for categories such as customer service, creativity and ingenuity

PPAI is responsible for the PPAI Expo, the industry’s biggest and

most relevant tradeshow that attracts thousands of people from the
USA and across the globe
www.promodirect.com, info@promodirect.com
Call: 1-800-748-6150

PPAI Publications serves as the leading communication

network for the promotional industry. PPAI is behind several renowned magazines such as Promotional Consultant
Today and PPB Newslink

www.promodirect.com, info@promodirect.com
Call: 1-800-748-6150

How does the promotional industry work?

The promotional products industry is powered by an efficient

supply chain that has the manufacturer as the starting point and the
buyer at the end. Sandwiched between these two are the industry’s
most important entities – the Suppliers and the Distributors.
The Suppliers source the promotional products from the manufacturers and make them available to Distributors. The distributors, in
turn, offer these products to business owners or individuals.
The arrival of Internet several decades ago resulted in a fierce battle
online between Distributors for customer supremacy. As a result,
several websites offer fabulous deals and discounts on products and
shipping.
Today, an individual can place a bulk order for promotional products
from the comforts of home itself with the products being delivered to
their doorsteps.

1
Buyer

3

2
Distributor

Supplier

1. The buyer visits the Distributor's website and places an order for a product.
He provides a logo and/or message for imprint on the product.
2. The Distributor gets the artwork ready and provides it to the
supplier who imprints it on the product.
3. The order is finally shipped out from the supplier's warehouse.

www.promodirect.com, info@promodirect.com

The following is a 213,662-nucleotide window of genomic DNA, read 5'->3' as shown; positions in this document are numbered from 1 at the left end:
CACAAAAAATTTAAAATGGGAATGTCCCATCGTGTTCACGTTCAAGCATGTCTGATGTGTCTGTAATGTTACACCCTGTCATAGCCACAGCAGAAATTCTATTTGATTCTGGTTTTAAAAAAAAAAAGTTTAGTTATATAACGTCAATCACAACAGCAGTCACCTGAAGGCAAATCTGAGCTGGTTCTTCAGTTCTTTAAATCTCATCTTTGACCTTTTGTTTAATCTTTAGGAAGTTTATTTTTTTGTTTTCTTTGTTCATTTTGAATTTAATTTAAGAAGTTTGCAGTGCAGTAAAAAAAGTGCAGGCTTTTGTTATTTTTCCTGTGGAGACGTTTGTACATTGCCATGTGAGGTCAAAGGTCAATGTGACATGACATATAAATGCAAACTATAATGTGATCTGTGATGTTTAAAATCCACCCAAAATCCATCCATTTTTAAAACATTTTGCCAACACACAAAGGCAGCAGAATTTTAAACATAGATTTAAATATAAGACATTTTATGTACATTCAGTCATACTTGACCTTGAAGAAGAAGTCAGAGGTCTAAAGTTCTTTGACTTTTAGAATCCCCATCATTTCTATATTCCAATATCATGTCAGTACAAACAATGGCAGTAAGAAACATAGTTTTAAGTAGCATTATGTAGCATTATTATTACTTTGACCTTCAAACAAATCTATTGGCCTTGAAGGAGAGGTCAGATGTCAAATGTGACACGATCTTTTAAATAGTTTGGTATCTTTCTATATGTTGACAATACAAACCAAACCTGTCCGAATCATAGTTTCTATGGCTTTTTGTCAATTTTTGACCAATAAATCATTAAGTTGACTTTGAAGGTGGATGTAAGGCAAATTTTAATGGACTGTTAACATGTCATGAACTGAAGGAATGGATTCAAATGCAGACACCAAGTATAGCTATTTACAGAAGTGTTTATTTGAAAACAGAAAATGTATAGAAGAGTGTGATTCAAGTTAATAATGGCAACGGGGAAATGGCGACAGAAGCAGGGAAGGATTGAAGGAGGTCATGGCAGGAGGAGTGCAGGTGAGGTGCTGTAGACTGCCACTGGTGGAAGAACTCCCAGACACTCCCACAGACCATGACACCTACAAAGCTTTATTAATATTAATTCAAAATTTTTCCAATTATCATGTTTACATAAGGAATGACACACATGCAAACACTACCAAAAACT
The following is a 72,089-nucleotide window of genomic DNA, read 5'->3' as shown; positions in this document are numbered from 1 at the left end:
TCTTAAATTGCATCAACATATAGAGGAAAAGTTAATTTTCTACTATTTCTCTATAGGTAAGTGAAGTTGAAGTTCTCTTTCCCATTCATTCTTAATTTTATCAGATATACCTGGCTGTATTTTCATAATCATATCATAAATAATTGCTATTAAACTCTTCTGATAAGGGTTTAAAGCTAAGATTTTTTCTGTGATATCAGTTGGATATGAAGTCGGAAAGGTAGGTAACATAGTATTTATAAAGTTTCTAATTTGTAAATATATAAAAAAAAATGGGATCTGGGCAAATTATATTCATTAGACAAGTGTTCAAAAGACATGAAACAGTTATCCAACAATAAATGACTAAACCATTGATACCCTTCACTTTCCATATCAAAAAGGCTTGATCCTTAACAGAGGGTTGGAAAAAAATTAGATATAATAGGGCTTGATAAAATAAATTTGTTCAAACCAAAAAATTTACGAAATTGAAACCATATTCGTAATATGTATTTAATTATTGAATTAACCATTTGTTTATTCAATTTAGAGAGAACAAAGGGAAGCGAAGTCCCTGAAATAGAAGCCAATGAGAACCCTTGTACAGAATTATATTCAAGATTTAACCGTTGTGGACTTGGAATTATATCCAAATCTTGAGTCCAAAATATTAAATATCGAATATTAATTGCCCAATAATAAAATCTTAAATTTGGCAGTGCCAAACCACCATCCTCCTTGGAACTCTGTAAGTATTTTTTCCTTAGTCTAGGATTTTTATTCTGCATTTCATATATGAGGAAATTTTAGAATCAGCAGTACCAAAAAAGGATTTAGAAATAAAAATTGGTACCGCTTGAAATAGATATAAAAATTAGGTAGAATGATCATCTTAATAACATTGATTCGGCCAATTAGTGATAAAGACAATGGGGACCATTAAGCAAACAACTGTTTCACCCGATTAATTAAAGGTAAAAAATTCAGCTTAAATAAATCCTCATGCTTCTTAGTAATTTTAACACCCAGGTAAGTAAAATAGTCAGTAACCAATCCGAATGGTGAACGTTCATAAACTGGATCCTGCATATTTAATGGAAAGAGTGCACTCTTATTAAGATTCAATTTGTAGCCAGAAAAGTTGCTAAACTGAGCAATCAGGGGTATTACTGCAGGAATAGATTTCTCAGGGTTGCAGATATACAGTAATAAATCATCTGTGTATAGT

Call: 1-800-748-6150

What are promotional products used for?

Promotional products are primarily used to highlight a product,

service, cause or an individual. This is achieved by giving away business gifts, awards, prizes, commemoratives and other imprinted or
decorated items.
The 2009 PPAI Program Category Study lists the following as the
Top 10 Uses for promotional products:
1.

Brand Awareness

2.

Tradeshows

3.

New Customer/Account Generation

4.

Dealer/Distributor Programs

5.

Public Relations

6.

Employee Relations & Events

7.

Not-For-Profit Programs

8.

New Product/Service Introduction

9.

Employee Service Awards

10.

Customer Referrals
www.promodirect.com, info@promodirect.com
Call: 1-800-748-6150

Who buys promotional products?

Hundreds of American firms and institutions place bulk orders for

personalized products each day. They imprint their logo or message
on products and distribute them among their target audience,
whether its customers, students, employees or the general public.

A 2007 survey by PPAI sheds some light on the Top 10 buyers of
promotional products:
1.

Education: Schools, Colleges, Universities

2.

Financial: Banks, Savings & Loan Companies, Credit Unions

3.

Not-for-Profit Organizations

4.

Health Care: Hospitals, Nursing Homes, Clinics

5.

Construction: Building Trades, Building Supplies

6.

Trade, Professional Associations and Civic Clubs

7.

Real Estate: Agents, Title Companies, Appraisers

8.

Government: Public Offices, Agencies, Political Candidates

9.

Professional: Doctors, Lawyers, CPAs, Architects

10.

Restaurants and bars

Which sector do you belong to?

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Call: 1-800-748-6150